Every Christian lives in a "window" before the world and is responsible to properly represent the principles set forth in the Scriptures. This is true for all men and women regardless of their age.
Girls who want to reflect the Christian value of modesty should be aware of their bodies and how they project themselves to others. As 1 Peter 3:3-6 explains, "holy women" are concerned about the inner person and their outward appearance and conduct. Godly women should be modest in their dress.
The word modest means "having a sense of shame or reverence" and indicates soberness and soundness of mind--that of down-to-earth, sensible, considerate people. Modesty refers primarily to a genuine personal concern about the response your dress and behavior produce in the heart and mind of another person. A godly woman's clothing should properly cover her body (Genesis 3:21) in such a way (fashion) as to cause no problems in the thoughts of the men around her. Tight-fitting, revealing or suggestive clothing on a woman can advertise loose morals, poor taste or immaturity and send the wrong message to the opposite sex.
Young men should also be modest. Their bodies ought to be properly covered in the presence of others (in Genesis 3:21, "coat means that which covers," Dr. David Innis wrote in www.hsbchurch.org/dress2.htm What Clothes Say About You," ). Clothing should not suggest immoral behavior via pictures, slogans, or tight fit. In the prevailing moral climate of our day, we must be aware that the homosexual world thrives on tight-fitting, suggestive men's clothing.
Although styles come and go, in general, men usually have shorter hair than women and women usually have longer hair than men. In the United States in the 1960s many young men began wearing their hair long as a symbol of their rebellion against authority (something God hates, see 1 Samuel 15:23 and Romans 13:1).
Later, the unisex look (same hair styles and length) became popular. This effort attempted to blur the differences God created in the human race in making us male and female (Genesis 1:27). To respect this difference, God taught ancient Israel that "a woman shall not wear anything that pertains to a man, nor shall a man put on a woman's garment, for all who do so are an abomination to the Lord your God" (Deuteronomy 22:5). How sad that so many people today seem more interested in self-expression via their clothes and their hair lengths than they are in God's perspective.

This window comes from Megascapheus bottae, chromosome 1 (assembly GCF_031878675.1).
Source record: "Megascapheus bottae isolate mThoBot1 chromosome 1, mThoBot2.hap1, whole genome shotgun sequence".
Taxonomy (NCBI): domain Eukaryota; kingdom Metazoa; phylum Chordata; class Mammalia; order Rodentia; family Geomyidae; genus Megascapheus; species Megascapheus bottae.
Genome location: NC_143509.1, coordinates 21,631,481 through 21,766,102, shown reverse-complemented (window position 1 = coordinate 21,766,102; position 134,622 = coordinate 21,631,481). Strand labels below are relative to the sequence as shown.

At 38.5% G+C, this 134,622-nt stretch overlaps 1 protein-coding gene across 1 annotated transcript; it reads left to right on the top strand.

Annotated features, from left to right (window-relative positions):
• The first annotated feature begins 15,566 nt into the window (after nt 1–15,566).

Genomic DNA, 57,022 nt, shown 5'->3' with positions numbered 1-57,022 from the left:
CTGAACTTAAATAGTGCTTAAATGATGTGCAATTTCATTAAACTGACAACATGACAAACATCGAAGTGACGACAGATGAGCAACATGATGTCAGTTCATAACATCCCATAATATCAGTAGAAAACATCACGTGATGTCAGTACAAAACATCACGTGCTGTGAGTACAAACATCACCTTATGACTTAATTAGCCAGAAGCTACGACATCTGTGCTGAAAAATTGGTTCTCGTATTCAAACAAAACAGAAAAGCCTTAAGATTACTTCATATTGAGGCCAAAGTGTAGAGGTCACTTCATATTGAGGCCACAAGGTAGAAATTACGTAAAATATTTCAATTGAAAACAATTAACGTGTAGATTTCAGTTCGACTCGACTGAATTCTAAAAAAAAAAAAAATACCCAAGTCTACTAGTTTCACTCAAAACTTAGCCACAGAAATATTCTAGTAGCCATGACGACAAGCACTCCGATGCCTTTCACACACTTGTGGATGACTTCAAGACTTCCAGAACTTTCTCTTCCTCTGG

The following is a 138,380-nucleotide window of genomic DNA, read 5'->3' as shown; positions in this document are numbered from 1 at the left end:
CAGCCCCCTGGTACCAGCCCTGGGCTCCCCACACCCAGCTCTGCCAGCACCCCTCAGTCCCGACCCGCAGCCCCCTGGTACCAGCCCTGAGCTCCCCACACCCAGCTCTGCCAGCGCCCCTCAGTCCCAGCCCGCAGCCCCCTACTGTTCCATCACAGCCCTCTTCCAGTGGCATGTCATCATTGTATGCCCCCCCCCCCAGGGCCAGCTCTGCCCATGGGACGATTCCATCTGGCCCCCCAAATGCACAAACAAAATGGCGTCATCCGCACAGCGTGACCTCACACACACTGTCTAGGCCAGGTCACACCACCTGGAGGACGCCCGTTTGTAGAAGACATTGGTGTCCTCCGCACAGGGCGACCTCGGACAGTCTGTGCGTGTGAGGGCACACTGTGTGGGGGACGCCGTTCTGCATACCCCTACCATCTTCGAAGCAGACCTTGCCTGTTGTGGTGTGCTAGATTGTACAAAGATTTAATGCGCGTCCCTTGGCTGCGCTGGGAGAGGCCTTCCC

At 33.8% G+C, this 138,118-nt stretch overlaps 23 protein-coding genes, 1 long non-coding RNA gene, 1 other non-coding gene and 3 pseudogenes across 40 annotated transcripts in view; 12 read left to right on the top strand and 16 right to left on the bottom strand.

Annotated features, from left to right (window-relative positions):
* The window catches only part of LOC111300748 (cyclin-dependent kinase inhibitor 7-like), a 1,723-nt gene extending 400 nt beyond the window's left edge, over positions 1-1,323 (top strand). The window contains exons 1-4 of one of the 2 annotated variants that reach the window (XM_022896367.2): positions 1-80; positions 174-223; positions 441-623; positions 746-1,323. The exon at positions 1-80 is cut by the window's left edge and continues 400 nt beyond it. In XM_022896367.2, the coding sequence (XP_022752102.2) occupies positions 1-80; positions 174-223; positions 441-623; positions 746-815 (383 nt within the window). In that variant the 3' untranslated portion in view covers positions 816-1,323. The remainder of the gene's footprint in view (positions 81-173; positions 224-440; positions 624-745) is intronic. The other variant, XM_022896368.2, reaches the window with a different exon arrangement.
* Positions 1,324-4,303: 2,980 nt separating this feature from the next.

In 1 Corinthians 11, we find the New Testament Church of the first century A.D. continuing to respect God's distinction of the sexes via shorter hair on men than on women. As verses 14-16 explain, "Does not even nature itself teach you that if a man has long hair, it is a dishonor to him? But if a woman has long hair, it is a glory to her; for her hair is given to her for a covering. But if anyone seems to be contentious, we have no such custom, nor do the churches of God."
If we are going to be godly men and women, we need to be mindful of God's outlook on our appearance. We should be more interested in His perspective than having what is popular—especially if the current style is disrespectful to God.
While deciding what is appropriate in dress and hair length can sometimes be difficult, consider asking yourself the following questions to help decide what to do:
Does my clothing say that I am committed to serving God and living the example that Jesus Christ set for all of us?
Does my clothing say that I respect those around me and myself?
Is my clothing consistent with the importance I attach to my life (God's creation) and my body (God's dwelling place)? We are God's ambassadors (2 Corinthians 5:20). Our worship of and service to God are far more important than anything else we do. Do I give others that distinct impression by my appearance? What about the clothing I wear to church?
Does my hair length clearly identify me as a male or female, respecting the way God created me?
How we dress affects every aspect of our lives, including our friends, our family, our career, our success in life and most of all, our relationship with God.
Some may want to know if I understand what it is like to be a teen and have conflicts with adults on how to dress? Yes, I do. When I was a teen, mini skirts were in style. That was the only length that the girls wore. But the rule for me was two inches below the knee. I stuck out like a sore thumb.
Fortunately, things are different today. The current wide variation in styles allows young people to pick and choose and still remain modest and fit in.
Have you heard the expression, "What you do speaks so loudly that I can't hear what you say"? The standard for Christians is excellence (Philippians 1:10). We must give God the very best in our appearance.
So what does your appearance say to others? More importantly, what does it say to God? YUAbout the author:
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Keywords: appearance modesty hair length clothing and appearance